U.S. Officials Accuse DuPont of Concealing Teflon
Ingredient's Health Risk
January 18, 2005 — By Michael Hawthorne, Chicago
PARKERSBURG, W. Va. — More than 50 years after DuPont started producing
Teflon near this Ohio River town, federal officials are accusing the company
of hiding information suggesting that a chemical used to make the popular
stick- and stain-resistant coating might cause cancer, birth defects and
Environmental regulators are particularly alarmed because scientists are
finding perfluorooctanoic acid, or PFOA, in the blood of people worldwide
and it takes years for the chemical to leave the body. The U.S.
Environmental Protection Agency reported last week that exposure even to low
levels of PFOA could be harmful.
With virtually no government oversight, PFOA has been used since the early
1950s in the manufacture of non-stick cookware, rain-repellent clothing and
hundreds of other products. The EPA says at this point there is no reason
for consumers to stop using those items. But so many unresolved questions
remain about PFOA that the agency is asking an outside panel of experts to
assess the risks.
"The fact that a chemical with those non-stick properties nonetheless
accumulates in people was not expected," said Charles Auer, director of
the EPA's Office of Pollution Prevention and Toxics.
Critics say the lack of knowledge about PFOA and related chemicals--called
perfluorinated compounds--exposes a system where environmental regulators
largely rely on companies that profit from industrial chemicals to sound
alarms about their safety. Questions about potential effects on human health
and the environment often aren't raised until years after a chemical is
introduced to the marketplace.
The long and mostly secret history of PFOA began to unravel down the road
from DuPont's Teflon plant in a West Virginia courtroom, where a Parkersburg
family began asking questions in the late 1990s about a mysterious wasting
disease killing their cattle.
Jim and Della Tennant suspected the culprit might lurk in a froth-covered
creek that meandered past a DuPont landfill near the Teflon plant before
spilling into their pasture. Their lawsuit ended with a monetary settlement
that avoided assigning blame for the dead cows, but the legal battle
uncovered a trove of industry documents about PFOA.
One document detailed how DuPont scientists started warning company
executives to avoid human contact with PFOA as early as 1961. Industry tests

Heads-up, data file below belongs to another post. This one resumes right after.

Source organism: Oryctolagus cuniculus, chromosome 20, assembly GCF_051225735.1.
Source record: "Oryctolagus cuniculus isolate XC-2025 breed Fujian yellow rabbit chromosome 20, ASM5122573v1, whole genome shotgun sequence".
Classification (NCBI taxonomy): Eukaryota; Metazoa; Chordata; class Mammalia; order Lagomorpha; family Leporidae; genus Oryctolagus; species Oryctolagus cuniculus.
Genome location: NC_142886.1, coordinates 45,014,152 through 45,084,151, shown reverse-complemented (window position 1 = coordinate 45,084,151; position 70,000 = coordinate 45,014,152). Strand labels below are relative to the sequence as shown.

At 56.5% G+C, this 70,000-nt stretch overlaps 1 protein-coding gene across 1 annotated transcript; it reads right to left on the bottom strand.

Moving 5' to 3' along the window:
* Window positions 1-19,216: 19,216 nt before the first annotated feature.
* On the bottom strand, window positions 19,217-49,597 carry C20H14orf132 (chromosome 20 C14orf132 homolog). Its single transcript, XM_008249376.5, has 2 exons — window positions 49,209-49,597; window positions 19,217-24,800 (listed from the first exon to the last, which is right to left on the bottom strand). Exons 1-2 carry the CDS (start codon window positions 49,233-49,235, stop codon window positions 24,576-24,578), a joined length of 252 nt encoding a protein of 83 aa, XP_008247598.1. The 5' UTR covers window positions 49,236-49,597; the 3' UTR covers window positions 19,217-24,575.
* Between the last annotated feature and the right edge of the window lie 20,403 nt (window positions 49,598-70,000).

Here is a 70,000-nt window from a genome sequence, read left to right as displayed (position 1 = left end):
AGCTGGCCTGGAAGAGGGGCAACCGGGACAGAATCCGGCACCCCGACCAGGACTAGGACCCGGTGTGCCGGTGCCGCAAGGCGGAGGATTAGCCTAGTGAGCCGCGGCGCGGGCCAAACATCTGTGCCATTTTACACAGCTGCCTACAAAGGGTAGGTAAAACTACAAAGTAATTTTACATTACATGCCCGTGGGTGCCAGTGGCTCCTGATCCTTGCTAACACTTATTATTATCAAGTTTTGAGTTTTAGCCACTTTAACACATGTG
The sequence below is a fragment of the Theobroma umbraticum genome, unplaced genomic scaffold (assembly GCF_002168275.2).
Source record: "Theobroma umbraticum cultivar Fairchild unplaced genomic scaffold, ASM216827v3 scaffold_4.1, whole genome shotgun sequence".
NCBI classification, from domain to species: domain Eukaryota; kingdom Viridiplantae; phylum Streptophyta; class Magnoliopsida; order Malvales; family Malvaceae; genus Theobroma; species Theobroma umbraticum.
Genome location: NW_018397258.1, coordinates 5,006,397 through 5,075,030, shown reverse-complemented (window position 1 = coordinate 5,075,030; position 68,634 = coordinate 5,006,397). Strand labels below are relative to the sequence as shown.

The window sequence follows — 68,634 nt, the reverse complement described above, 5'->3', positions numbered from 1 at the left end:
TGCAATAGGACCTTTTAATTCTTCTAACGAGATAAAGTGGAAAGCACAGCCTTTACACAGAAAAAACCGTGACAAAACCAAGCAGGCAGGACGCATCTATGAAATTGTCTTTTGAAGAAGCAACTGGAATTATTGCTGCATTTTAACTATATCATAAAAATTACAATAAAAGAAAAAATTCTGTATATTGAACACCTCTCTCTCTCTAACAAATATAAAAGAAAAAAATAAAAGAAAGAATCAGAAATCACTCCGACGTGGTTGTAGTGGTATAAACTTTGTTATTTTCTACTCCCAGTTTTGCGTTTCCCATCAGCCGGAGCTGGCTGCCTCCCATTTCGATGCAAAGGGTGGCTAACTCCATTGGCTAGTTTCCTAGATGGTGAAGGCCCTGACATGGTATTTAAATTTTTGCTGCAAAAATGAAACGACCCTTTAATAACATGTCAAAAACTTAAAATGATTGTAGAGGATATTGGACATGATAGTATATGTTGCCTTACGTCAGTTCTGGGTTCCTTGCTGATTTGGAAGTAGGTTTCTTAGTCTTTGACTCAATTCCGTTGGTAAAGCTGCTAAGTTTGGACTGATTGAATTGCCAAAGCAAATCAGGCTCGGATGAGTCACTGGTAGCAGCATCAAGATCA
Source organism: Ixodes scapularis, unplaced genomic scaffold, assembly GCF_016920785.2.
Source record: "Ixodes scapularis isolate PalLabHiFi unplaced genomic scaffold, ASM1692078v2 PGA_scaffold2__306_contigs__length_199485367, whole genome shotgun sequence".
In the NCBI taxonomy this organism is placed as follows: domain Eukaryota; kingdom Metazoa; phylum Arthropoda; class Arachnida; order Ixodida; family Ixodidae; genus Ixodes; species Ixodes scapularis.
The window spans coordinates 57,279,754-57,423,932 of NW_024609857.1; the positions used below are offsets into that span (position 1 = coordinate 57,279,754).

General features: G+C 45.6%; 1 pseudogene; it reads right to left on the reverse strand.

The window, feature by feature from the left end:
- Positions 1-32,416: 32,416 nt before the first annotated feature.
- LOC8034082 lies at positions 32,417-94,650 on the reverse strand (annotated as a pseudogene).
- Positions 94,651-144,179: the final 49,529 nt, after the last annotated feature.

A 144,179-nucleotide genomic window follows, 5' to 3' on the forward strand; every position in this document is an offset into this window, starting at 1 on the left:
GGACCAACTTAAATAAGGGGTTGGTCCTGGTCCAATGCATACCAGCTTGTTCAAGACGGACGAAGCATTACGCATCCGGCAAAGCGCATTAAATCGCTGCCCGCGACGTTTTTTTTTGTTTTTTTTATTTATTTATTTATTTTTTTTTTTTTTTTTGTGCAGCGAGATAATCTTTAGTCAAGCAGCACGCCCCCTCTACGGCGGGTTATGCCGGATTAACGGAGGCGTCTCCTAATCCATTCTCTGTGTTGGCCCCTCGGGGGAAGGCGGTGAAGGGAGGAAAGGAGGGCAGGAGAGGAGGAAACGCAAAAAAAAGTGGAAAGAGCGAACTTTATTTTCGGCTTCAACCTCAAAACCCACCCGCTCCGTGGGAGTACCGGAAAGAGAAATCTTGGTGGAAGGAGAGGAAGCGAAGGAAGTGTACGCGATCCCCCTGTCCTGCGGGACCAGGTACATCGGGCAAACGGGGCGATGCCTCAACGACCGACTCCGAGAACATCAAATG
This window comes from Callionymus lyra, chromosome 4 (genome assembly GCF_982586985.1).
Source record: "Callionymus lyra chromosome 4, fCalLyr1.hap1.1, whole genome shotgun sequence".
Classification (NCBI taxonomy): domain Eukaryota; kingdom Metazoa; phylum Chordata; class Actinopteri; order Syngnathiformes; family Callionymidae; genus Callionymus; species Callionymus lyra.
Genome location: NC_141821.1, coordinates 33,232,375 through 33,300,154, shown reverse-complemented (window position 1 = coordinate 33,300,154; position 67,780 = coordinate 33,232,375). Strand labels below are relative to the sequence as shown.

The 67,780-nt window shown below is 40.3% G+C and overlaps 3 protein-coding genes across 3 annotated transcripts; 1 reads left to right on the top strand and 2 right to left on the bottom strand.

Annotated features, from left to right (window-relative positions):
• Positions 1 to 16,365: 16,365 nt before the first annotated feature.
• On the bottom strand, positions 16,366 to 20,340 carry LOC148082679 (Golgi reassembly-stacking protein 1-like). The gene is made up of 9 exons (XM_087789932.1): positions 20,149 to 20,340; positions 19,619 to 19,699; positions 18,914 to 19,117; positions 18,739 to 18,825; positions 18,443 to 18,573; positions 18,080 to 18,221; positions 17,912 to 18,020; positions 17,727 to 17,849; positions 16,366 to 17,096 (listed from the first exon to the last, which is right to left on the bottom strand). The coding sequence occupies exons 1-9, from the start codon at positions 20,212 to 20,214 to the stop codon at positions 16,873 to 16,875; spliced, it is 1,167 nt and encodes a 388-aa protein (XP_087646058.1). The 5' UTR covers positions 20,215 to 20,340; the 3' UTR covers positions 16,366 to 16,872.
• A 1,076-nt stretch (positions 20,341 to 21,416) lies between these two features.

later determined the chemical accumulates in the body, doesn't break down in
the environment and causes ailments in animals, including cancer, liver
damage and birth defects.
Recent studies have found that PFOA levels in some children are in the range
of those that caused developmental problems in rats.
"We're not very popular with some of the folks over at the plant,"
said Della Tennant, who lives in a subdivision known as DuPont Manor, a sign
of the firm's importance in this corner of Appalachia. "But I don't
know how you could sleep at night not telling people about this
If found guilty of illegally withholding information by an administrative
law judge, DuPont could face more than $300 million in fines--about $100
million more than the company is estimated to make each year from products
manufactured with PFOA.
DuPont already has agreed to pay up to $345 million to settle another
lawsuit filed on behalf of 60,000 West Virginians and Ohioans whose drinking
water is contaminated with PFOA. Much of what the public is starting to
learn about the chemical comes from industry documents submitted during
Those documents also prompted the EPA's ongoing review of health risks,
which could lead to rules that limit or phase out the use of PFOA.
Company officials say they share the government's concerns about the
presence of PFOA in human blood but contend they did nothing wrong and that
the chemical affects animals differently than people.
"DuPont remains confident that based on over 50 years of use and
experience with PFOA there is no evidence to indicate that it harms human